Acute Mountain Sickness among 17-20 years old students who ascend from low altitude areas to 3650m above sea level in Lhasa, Tibet - Incidence and Associated Factors

The aim of the project is to increase the understanding of development of AMS (Acute Mountain Sickness) among 17-20 years old students who ascend from low altitude areas to 3650m above sea level in Lhasa, Tibet. More than 140 million people worldwide live at altitudes higher than 2500 m above sea level. With increasing altitude, less oxygen enters the lung when breathing, and thus, causes an inadequate supply of oxygen to the body which may lead to hypoxia. Acute Mountain Sickness (AMS). AMS affects the quality of life, mental and physical performance, and in serious cases AMS will progress to high-altitude cerebral edema (HACE) and high-altitude pulmonary edema (HAPE) which are potentially fatal. The prevalence of AMS among adults varies between 3% and 93% in studies conducted at different altitude levels applying different methods. Tibet University medical college (TUMC) has in collaboration with institute of Health and Society University of Oslo (UIO), conducted an anonymous survey on incidence and risk factors for AMS among more than 2000 adult tourists arriving Lhasa, Tibet at 3650m.The applicant has developed a questionnaire based on an internationally accepted diagnostic system for AMS, which was filled in day 3 after arrival. The research period is autumn in 2014, to make it comparable with the study of Tibetan students which was performed in the autumn 2012.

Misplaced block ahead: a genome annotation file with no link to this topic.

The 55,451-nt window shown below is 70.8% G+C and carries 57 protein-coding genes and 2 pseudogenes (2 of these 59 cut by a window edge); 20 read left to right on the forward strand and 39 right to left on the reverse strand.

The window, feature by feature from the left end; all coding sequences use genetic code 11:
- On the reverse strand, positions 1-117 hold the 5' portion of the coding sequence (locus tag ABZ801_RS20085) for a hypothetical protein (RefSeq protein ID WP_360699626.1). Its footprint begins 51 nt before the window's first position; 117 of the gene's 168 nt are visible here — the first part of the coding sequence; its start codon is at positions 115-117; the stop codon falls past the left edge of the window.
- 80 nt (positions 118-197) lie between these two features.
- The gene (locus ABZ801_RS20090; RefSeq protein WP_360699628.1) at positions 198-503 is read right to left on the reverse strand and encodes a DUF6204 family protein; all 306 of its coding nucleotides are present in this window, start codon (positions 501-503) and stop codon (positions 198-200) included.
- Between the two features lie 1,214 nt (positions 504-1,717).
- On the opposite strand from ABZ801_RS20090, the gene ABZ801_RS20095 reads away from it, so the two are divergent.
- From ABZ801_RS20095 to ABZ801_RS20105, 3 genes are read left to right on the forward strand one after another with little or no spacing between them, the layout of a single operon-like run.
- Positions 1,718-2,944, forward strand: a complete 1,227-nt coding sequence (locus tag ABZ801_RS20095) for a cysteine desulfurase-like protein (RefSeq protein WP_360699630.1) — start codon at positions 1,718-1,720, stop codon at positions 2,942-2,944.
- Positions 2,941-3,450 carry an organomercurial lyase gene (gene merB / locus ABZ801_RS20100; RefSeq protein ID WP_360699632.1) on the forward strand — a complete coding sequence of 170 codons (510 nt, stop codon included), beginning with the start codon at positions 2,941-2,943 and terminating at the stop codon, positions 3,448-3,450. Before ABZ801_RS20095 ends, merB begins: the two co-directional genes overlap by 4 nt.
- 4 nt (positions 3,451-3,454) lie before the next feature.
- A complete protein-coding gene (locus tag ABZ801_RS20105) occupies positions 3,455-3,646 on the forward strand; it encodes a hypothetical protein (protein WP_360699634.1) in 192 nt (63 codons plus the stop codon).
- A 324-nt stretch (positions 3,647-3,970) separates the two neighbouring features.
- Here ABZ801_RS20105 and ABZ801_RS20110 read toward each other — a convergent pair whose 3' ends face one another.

Prosjektbeskrivelse med vedlegg

TSD

  • Ja

Biobank

  • Nei

Godkjenninger

Intern fremleggelse - Ja1 fil

REK - Ja 2 filer

Tidspunkt for anonymisering og sletting av dataene

  • Sletting: juni 2022

Andre godkjenninger3 filer

Prosjektleder

Espen Bjertness

Ansvarlig enhet

Avdeling for samfunnsmedisin og global helse

Forskere

Prosjekttype

  • Ph.d.-prosjekt

Helsefaglig forskning

  • Ja

Personopplysninger

  • Ikke besvart

Tidsperiode

  • Start: oktober 2014
  • Slutt: juni 2017
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